Although it is tempting to believe they perform the same function, cleaning products and disinfecting products actually operate differently. Disinfectants do not work properly when they encounter organic materials, like dirt. The dirt becomes a barrier between the disinfectant and the organism you wish to kill. To use disinfectants properly, you should always clean before you disinfect to ensure that the disinfectant has as much contact as possible with the pathogens you are trying to eliminate.
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Phenols have a distinctive scent of pine tar and when they are added to water they turn it cloudy. Phenols have antibacterial and antifungal properties. They are also effective against viruses. Phenols stand up better to dirt and other organic matter than other chemical disinfectants, but their efficacy is still compromised. Commercial versions of phenols include Lysol and Pine-Sol.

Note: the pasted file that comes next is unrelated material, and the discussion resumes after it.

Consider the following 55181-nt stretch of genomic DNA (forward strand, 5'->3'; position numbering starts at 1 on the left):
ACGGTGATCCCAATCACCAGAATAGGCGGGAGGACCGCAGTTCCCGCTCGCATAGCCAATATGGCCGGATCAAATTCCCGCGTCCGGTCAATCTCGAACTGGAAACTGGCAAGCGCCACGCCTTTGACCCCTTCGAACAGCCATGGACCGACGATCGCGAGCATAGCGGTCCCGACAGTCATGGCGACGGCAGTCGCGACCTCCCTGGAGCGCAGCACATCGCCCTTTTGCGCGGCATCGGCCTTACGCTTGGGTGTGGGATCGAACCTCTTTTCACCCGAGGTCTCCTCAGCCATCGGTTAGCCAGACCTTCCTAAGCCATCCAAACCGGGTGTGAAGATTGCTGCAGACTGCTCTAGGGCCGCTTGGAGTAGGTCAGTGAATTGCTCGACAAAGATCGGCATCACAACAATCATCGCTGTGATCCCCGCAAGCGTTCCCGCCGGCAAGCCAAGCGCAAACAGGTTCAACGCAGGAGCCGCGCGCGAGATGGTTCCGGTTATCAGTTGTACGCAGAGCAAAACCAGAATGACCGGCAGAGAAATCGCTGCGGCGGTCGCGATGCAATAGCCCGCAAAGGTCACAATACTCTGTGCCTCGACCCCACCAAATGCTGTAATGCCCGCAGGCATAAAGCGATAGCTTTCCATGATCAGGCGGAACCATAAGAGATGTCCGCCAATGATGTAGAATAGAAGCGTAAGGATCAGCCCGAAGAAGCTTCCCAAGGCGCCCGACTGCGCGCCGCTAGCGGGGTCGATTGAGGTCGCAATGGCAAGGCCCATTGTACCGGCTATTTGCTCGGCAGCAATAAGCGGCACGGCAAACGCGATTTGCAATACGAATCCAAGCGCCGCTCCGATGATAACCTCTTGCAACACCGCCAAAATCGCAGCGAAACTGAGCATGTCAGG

The term "hypochlorites" refers to disinfectants containing chlorine. These disinfectants are effective against viruses and bacteria. They tend to work better in warm rather than cold water. Hypochlorites irritate skin, so you should be careful when using them. They are inexpensive, which makes them attractive disinfectants. Clorox is a common hypochlorite.
Iodophors are composed of iodine. They are the least toxic of all of the chemical disinfectants, but they stain porous materials and surfaces. Iodophors disinfect areas of bacteria, fungi and viruses. Iodine is used often in hospitals and surgical environments. Common commercial examples of iodophors include Betadine and Losan.
Quaternary ammonium chemicals, also referred to as quats, are odourless and colourless disinfectants. They deodorise and they have some detergent properties as well. They do not work well with soaps or other cleaning agents, so rinse well after cleaning if you plant to use a quat to disinfect. Quats work well against bacteria, and some fungi and viruses. Commercial quats include Roccal and Germex.
Oxidising agents are disinfectants that rely on oxygen to kill pathogens. They work well against bacteria, viruses and some fungi. Hydrogen peroxide and peracetic acid are two common oxidising disinfectants.
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